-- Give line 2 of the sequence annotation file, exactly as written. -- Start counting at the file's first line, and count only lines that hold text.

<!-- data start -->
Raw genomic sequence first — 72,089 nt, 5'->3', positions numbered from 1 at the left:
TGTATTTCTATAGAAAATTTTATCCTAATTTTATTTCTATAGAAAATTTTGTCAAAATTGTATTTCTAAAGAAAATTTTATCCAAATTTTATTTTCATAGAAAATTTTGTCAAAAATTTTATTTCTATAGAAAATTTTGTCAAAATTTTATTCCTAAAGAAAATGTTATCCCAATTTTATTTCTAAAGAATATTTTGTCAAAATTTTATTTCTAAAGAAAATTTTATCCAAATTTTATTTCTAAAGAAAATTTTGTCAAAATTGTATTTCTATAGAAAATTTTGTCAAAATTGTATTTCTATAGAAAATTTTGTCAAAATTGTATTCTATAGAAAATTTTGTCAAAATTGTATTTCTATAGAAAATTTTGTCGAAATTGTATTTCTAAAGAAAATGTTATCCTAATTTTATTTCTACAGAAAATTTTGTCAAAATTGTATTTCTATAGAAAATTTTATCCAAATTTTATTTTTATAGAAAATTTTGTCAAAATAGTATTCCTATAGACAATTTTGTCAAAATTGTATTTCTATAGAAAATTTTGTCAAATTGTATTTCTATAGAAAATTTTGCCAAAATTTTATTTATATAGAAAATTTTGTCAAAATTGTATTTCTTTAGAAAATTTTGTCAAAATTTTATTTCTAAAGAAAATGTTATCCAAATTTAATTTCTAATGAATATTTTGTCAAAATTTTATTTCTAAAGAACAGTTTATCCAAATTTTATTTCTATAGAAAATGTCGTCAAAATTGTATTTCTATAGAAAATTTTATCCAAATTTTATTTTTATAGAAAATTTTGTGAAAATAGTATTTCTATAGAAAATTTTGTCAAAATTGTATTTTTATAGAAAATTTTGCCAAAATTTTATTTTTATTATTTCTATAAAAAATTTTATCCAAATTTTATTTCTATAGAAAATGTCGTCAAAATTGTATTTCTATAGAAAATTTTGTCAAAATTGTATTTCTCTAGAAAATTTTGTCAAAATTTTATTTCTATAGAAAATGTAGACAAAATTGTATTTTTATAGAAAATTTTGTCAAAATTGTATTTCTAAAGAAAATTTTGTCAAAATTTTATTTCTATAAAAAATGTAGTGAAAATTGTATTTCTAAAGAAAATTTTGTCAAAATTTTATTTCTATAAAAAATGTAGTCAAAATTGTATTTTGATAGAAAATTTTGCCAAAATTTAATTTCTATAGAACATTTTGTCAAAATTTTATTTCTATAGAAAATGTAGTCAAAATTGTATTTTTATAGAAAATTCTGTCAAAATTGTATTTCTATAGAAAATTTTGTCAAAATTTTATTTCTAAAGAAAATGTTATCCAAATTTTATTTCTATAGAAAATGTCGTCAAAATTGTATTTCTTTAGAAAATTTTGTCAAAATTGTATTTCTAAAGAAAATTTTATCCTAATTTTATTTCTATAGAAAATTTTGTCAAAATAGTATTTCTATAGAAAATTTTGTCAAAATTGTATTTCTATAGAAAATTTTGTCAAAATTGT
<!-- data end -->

TGTATTTCTATAGAAAATTTTATCCTAATTTTATTTCTATAGAAAATTTTGTCAAAATTGTATTTCTAAAGAAAATTTTATCCAAATTTTATTTTCATAGAAAATTTTGTCAAAAATTTTATTTCTATAGAAAATTTTGTCAAAATTTTATTCCTAAAGAAAATGTTATCCCAATTTTATTTCTAAAGAATATTTTGTCAAAATTTTATTTCTAAAGAAAATTTTATCCAAATTTTATTTCTAAAGAAAATTTTGTCAAAATTGTATTTCTATAGAAAATTTTGTCAAAATTGTATTTCTATAGAAAATTTTGTCAAAATTGTATTCTATAGAAAATTTTGTCAAAATTGTATTTCTATAGAAAATTTTGTCGAAATTGTATTTCTAAAGAAAATGTTATCCTAATTTTATTTCTACAGAAAATTTTGTCAAAATTGTATTTCTATAGAAAATTTTATCCAAATTTTATTTTTATAGAAAATTTTGTCAAAATAGTATTCCTATAGACAATTTTGTCAAAATTGTATTTCTATAGAAAATTTTGTCAAATTGTATTTCTATAGAAAATTTTGCCAAAATTTTATTTATATAGAAAATTTTGTCAAAATTGTATTTCTTTAGAAAATTTTGTCAAAATTTTATTTCTAAAGAAAATGTTATCCAAATTTAATTTCTAATGAATATTTTGTCAAAATTTTATTTCTAAAGAACAGTTTATCCAAATTTTATTTCTATAGAAAATGTCGTCAAAATTGTATTTCTATAGAAAATTTTATCCAAATTTTATTTTTATAGAAAATTTTGTGAAAATAGTATTTCTATAGAAAATTTTGTCAAAATTGTATTTTTATAGAAAATTTTGCCAAAATTTTATTTTTATTATTTCTATAAAAAATTTTATCCAAATTTTATTTCTATAGAAAATGTCGTCAAAATTGTATTTCTATAGAAAATTTTGTCAAAATTGTATTTCTCTAGAAAATTTTGTCAAAATTTTATTTCTATAGAAAATGTAGACAAAATTGTATTTTTATAGAAAATTTTGTCAAAATTGTATTTCTAAAGAAAATTTTGTCAAAATTTTATTTCTATAAAAAATGTAGTGAAAATTGTATTTCTAAAGAAAATTTTGTCAAAATTTTATTTCTATAAAAAATGTAGTCAAAATTGTATTTTGATAGAAAATTTTGCCAAAATTTAATTTCTATAGAACATTTTGTCAAAATTTTATTTCTATAGAAAATGTAGTCAAAATTGTATTTTTATAGAAAATTCTGTCAAAATTGTATTTCTATAGAAAATTTTGTCAAAATTTTATTTCTAAAGAAAATGTTATCCAAATTTTATTTCTATAGAAAATGTCGTCAAAATTGTATTTCTTTAGAAAATTTTGTCAAAATTGTATTTCTAAAGAAAATTTTATCCTAATTTTATTTCTATAGAAAATTTTGTCAAAATAGTATTTCTATAGAAAATTTTGTCAAAATTGTATTTCTATAGAAAATTTTGTCAAAATTGT